‘Wiseguy’ Gets Older--and Wiser : Television: Co-creator Stephen J. Cannell has returned to simplify the CBS series, which has a new star and writing staff. Last season, he said, ‘you couldn’t figure what was going on.’
It’s not the same old “Wiseguy” that will be kicking off its fourth season Saturday night. The CBS series will boast a new star, Steven Bauer, a new female cast member, a new co-executive producer and a new writing staff.
“It is sort of like bringing it back from the dead,” said Stephen J. Cannell, the co-creator and executive producer who has returned to “Wiseguy.”
Though never a ratings blockbuster, “Wiseguy,” which followed the exploits of an undercover federal agent who infiltrated crime organizations, was a critical success that boasted such diverse guest stars as Ray Sharkey, Kevin Spacey, Jerry Lewis, Ron Silver, Joan Chen and Tim Curry. After its second season, the series received numerous Emmy nominations, including one as best drama series and one for leading actor Ken Wahl.
Last season, however, the small-but-loyal audience began tuning out in droves because of muddled story lines and the absence of Wahl for several episodes, due to an ankle injury. As a result, “Wiseguy” didn’t make CBS’ fall schedule, receiving instead a mid-season pickup for 13 episodes.
The problem, Cannell said, was that “Wiseguy” became too wise for its own good.
“If you didn’t watch (regularly)--and not only watch it, but make a graph of it--you couldn’t figure what was going on,” he said. “What happened is that people would tune in, get confused and stay away.”
Cannell wasn’t involved much in the show last season, but he is now. His intention is “to go back to the same kind of storytelling we did in the first and second seasons.” Although some story lines will still have an arc over several episodes, each installment will also have self-contained stories to accommodate casual viewers.
Wahl’s exit from the show was the subject of controversy last season. Wahl told The Times in June that he was dropped from the show against his will, while the producers maintained that the actor had wanted to leave. Cannell acknowledged recently that the two did have creative differences. He said that he wanted to deal with the moral problems that an undercover agent has, while Wahl, he said, “thought it was very difficult for him to be playing a guy who had any naivete about his situation.”
The upshot is that Saturday’s two-hour season premiere finds Wahl’s character, agent Vinnie Terranova, missing and presumed dead. Agent Frank McPike (Jonathan Banks) conducts an investigation that leads him to Miami and to an uneasy alliance with Michael Santana (Bauer), a disbarred Cuban-American prosecutor who had worked with Terranova.
Santana is drawn into the investigation when it leads to Amado Guzman (Maximilian Schell), a powerful Cuban-American businessman for whom Santana’s father works. Santana gets a job with Guzman’s company when he discovers that Guzman’s freight airline is a cover for illegal activities.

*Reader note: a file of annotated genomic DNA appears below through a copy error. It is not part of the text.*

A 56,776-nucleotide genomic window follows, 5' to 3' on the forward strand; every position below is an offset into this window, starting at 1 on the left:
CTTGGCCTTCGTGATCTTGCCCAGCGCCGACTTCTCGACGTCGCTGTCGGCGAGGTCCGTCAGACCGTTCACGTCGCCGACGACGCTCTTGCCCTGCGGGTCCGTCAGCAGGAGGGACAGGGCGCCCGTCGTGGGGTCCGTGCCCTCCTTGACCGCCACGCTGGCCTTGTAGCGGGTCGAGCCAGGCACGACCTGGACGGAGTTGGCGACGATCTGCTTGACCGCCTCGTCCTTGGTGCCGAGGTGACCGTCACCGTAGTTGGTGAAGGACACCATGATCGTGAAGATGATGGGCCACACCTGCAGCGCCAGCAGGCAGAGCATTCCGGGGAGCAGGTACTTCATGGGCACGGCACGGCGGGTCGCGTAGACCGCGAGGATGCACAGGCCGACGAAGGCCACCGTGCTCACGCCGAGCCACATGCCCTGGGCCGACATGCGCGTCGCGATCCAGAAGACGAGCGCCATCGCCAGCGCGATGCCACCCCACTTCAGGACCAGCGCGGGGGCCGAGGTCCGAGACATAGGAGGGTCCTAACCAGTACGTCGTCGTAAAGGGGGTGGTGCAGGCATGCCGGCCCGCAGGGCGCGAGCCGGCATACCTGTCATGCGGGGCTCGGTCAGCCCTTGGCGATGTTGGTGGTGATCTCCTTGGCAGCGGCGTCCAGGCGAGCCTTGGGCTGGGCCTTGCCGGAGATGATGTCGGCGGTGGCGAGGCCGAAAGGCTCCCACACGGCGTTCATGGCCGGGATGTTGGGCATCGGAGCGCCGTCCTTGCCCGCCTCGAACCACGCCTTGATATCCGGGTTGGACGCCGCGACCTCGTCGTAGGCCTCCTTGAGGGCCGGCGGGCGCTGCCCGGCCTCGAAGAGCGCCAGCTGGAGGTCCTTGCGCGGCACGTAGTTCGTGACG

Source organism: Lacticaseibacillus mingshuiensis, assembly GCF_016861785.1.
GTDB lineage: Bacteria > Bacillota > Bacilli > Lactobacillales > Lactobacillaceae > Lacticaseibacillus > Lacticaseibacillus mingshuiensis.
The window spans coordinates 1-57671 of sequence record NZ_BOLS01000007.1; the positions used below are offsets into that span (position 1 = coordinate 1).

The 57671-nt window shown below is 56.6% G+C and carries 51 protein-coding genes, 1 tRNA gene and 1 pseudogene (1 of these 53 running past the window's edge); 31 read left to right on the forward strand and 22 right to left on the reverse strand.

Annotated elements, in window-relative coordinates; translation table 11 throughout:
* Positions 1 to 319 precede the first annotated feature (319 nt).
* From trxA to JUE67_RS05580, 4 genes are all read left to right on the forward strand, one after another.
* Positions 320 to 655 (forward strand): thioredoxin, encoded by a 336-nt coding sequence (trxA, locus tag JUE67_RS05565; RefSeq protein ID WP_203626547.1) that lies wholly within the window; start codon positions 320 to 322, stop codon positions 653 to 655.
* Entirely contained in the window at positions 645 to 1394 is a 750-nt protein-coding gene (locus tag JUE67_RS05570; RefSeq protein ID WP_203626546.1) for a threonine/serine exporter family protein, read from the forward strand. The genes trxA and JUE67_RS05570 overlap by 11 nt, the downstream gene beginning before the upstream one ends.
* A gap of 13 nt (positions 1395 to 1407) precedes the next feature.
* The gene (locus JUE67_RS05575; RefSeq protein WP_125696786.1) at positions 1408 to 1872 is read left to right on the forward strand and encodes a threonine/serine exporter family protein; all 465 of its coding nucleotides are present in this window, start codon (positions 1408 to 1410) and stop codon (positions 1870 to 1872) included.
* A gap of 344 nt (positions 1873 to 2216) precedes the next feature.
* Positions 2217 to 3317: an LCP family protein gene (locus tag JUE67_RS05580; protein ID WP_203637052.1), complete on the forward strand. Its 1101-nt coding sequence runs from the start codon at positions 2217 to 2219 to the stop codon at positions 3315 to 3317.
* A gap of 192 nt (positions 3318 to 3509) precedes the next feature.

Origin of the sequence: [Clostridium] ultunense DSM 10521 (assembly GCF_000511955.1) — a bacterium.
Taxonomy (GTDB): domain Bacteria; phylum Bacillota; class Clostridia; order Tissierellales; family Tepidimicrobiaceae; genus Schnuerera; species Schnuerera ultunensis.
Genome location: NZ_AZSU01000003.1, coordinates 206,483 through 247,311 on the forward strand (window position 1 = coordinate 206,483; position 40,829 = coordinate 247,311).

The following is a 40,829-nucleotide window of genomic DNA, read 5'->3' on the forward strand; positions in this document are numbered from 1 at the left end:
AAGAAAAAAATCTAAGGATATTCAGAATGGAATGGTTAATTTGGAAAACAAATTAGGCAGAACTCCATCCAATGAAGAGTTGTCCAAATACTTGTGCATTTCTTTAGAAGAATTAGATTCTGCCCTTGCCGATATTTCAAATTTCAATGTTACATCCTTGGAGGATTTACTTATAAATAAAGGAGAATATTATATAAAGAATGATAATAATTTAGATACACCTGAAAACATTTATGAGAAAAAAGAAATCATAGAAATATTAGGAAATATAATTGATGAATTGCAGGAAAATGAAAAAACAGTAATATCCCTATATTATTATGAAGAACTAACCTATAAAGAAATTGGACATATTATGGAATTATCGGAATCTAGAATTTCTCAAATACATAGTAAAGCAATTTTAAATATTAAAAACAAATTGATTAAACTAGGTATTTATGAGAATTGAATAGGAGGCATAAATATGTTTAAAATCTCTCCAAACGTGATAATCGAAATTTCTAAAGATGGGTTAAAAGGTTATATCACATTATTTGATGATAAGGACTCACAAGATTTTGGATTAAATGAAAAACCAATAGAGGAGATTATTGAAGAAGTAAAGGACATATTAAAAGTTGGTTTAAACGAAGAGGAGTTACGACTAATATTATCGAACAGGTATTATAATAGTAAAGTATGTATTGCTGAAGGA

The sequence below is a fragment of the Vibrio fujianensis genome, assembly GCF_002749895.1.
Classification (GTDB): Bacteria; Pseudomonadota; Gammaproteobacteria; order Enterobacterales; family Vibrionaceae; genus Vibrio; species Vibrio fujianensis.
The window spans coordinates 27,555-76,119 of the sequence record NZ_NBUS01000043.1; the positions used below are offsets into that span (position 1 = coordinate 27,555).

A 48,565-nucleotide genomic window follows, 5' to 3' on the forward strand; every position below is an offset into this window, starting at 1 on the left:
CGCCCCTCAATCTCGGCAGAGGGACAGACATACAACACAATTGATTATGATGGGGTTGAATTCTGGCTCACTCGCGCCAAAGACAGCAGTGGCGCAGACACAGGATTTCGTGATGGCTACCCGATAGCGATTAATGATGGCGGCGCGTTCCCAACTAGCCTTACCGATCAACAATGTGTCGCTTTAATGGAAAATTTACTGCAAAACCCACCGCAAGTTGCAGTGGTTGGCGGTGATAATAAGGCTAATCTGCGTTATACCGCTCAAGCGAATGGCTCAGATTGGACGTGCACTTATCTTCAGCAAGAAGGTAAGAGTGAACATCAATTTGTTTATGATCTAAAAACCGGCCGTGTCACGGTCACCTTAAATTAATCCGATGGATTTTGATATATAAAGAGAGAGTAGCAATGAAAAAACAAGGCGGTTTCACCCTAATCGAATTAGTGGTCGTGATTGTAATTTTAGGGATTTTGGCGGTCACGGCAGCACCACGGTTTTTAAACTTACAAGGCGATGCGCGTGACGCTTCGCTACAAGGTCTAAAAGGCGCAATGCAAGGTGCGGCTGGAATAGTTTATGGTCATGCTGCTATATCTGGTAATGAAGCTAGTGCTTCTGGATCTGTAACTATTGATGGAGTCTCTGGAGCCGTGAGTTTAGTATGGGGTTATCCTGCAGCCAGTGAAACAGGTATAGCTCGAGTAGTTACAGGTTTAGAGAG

“The easiest thing we could have done is the ‘Son of Vinnie’ and do something about another Sicilian American from Brooklyn in the mold Ken Wahl created,” said Peter Lance, the show’s new co-executive producer. “But when Stephen finally fixed on Steven Bauer as the new hero, we looked to his roots. He was born in Cuba and came to America, so we said, ‘Why don’t we explore that?’ The Cuban-Americans, next to the Vietnamese, are the most interesting recent ethnic group to come to America. They have completely revitalized Miami, so we decided, why not go in this direction?”
“I couldn’t ask for a more ideal situation,” said Bauer, who appeared in such films as “Scarface” and the Emmy Award-winning NBC miniseries “Drug Wars: The Camarena Story.” “The show had loyal supporters and I am part of its new chance, its new life. It can only get better unless with me it dies, but I don’t think that will happen. The character is brand-new and he is coming from an ethnic cultural background that is brand new to TV.”
Actress Cecil Hoffmann, who appeared on the short-lived NBC series “Dream Street,” also is joining the cast as attorney Hilary Stein, who was Santana’s co-counsel and now works with Guzman.
“We decided the show needed the involvement of a woman in a big way,” Lance said. “Even in the first season, with Vinnie and Susan Profitt (with whom Vinnie fell in love), there was a sense that women could watch the show and have some franchise in it. It had taken a turn away from that.”
Lance said that “Wiseguy” is going to have an uphill climb in order to succeed, however. In its regular time slot of Saturdays at 10 p.m., it will be competing with “Carol & Company” on NBC and “Twin Peaks” on ABC.
“So many people left the show last year that (CBS) pulled the reruns this summer; that’s how bad it got,” he said. “There’s also the Jane Pauley Syndrome, which is a valid one: The public gets angry when you change heroes. (But) what we have tried to do is so ambitious and so different, I have a lot of faith in the American public. . . . Audiences love their heroes and heroines, but people also like a good hour of TV.”